Business boosters: Tips for building a team

When you’re running your own business, you know each hire is critical — particularly when the headcount is minimal. Of the small businesses in the U.S. that have employees, 89 percent have fewer than 20 workers.1 That means every employee truly has the potential to make or break your business. So how do you increase your chances of putting an A team together?

Take the vision test

Before anything else, define the mission and vision of your business. What do you want your company to achieve in the near term and where do you see it heading in the future? Determine the core values of your brand and write them down. For some go-getter entrepreneurs who just want to get on with things, this can seem like a waste of time. But you can’t hire people capable of bringing your vision to life unless you can articulate it. Plus, first-rate talent will ask you to share your leadership strategy before joining. Be prepared.

Recruit like a challenger brand

You want the best and brightest, but may be competing against larger, more established firms, especially in a tight labor market. So, get creative. Plug into your network and reach out to people who have impressed you, professionally and personally. Create an intriguing LinkedIn update. Meet likely candidates for (virtual) coffee and paint a vibrant picture of the opportunity. As you bring people on board, incentivize them to become informal recruiters and spread the word about the company.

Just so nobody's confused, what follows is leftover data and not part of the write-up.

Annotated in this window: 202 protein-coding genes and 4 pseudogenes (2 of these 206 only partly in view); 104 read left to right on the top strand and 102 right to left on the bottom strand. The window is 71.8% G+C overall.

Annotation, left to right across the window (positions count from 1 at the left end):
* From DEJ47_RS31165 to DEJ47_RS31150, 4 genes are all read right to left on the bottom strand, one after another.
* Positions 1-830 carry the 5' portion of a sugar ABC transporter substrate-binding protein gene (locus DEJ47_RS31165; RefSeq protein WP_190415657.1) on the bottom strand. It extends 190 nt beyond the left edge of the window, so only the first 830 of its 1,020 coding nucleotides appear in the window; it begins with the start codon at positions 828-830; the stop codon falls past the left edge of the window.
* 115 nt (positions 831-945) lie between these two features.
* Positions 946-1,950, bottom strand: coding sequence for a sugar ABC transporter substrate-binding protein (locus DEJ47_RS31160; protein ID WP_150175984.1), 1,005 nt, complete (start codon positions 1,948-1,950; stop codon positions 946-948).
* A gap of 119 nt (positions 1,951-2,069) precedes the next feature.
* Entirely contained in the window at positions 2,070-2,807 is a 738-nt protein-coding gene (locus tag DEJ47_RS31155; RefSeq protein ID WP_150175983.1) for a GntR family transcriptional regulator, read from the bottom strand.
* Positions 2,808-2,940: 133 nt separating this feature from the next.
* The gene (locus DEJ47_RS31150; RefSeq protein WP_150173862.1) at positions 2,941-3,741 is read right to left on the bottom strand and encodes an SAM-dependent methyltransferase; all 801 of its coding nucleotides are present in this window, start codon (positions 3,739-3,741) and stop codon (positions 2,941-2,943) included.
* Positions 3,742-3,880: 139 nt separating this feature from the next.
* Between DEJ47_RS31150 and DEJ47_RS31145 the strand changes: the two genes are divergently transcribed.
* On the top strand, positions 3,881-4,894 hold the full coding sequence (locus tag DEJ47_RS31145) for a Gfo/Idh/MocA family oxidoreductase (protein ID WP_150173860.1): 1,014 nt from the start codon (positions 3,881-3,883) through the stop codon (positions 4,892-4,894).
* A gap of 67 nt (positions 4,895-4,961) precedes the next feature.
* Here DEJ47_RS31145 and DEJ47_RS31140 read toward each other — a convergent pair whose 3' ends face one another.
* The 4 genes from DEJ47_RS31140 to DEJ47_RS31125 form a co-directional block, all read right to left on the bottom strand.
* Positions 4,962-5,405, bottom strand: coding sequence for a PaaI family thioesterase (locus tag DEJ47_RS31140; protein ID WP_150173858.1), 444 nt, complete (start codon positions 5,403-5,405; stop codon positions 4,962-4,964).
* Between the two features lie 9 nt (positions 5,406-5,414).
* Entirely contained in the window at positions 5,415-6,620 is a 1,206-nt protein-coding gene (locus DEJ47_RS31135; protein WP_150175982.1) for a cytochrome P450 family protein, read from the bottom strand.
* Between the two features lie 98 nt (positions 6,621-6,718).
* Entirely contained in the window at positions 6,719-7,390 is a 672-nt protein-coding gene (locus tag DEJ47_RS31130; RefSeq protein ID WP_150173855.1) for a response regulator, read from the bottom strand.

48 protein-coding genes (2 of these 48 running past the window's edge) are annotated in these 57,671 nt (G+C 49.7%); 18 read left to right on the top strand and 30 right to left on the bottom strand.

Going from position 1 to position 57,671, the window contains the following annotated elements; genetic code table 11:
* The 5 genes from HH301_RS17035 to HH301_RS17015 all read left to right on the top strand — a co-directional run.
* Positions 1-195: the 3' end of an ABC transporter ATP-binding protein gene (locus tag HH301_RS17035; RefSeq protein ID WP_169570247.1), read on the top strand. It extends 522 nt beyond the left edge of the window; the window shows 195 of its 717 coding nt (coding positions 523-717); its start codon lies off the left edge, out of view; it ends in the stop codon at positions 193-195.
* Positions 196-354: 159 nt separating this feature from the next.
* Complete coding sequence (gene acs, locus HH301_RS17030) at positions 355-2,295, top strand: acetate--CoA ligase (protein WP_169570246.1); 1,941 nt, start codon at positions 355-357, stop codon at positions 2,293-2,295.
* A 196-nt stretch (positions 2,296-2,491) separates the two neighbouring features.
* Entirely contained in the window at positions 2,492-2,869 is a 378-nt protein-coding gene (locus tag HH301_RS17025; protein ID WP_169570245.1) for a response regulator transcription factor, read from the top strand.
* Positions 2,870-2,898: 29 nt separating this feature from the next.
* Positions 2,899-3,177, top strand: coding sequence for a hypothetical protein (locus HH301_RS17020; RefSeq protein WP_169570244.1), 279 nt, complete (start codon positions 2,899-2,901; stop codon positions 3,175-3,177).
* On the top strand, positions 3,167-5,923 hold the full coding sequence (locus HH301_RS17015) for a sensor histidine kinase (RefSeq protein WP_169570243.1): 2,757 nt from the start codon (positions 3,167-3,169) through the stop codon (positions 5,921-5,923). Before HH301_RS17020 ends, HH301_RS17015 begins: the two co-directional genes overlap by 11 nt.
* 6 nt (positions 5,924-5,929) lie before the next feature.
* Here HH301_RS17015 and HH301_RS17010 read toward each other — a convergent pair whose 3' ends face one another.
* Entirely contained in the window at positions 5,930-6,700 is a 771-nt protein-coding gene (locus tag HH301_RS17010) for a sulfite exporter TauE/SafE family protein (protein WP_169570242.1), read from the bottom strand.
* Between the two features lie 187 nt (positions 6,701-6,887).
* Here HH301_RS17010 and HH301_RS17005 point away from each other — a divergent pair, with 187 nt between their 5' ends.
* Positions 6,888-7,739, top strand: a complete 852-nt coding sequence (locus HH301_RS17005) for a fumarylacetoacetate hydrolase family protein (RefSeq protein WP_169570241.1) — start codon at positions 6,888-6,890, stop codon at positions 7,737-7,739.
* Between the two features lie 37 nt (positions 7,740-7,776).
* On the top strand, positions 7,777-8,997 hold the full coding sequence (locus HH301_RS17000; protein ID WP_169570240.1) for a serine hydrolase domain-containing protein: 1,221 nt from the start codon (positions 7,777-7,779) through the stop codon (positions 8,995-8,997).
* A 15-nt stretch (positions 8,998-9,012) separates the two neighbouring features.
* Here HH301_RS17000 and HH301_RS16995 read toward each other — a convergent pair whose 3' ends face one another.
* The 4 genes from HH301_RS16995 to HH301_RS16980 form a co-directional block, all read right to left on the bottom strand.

Interview beyond the skillset

Finding the right skills is important, but ensuring a cultural fit is critical. For example, if your business lives and breathes customer service, a lack of empathy and sensitivity in a candidate will be a killer — no matter how good the resumé. Probe their personality, attitude, energy and motivation, and give those aspects more weight than experience. Are they passionate about what you’re passionate about? You can even bring top candidates in for a “day in the life” so they can shadow your trusted team members who, in turn, can give you their impressions.

Onboard rigorously for everyone’s sake

One of the biggest mistakes a small business can make is to invest time and energy into hiring,  and then expect the newbie to succeed without formal onboarding. Provide a written job description with responsibilities and accountability clearly defined. Assign a mentor for the first 90 days. Provide training on company procedures, processes and policies. Whatever you do, don’t expect a new hire to just “pick up” the do’s and don’ts of working at the company. Paying attention to onboarding makes good business sense. Studies show it helps employees contribute productively much sooner while increasing their long-term retention.2

When everyone pulls together, the boat moves forward. But if someone is out of sync, it goes in circles, or worse, gets caught in the current. Recruit and hire to put the best people in every position and give them the tools and support to succeed.

Talk to a financial professional about other ways to optimize your business.

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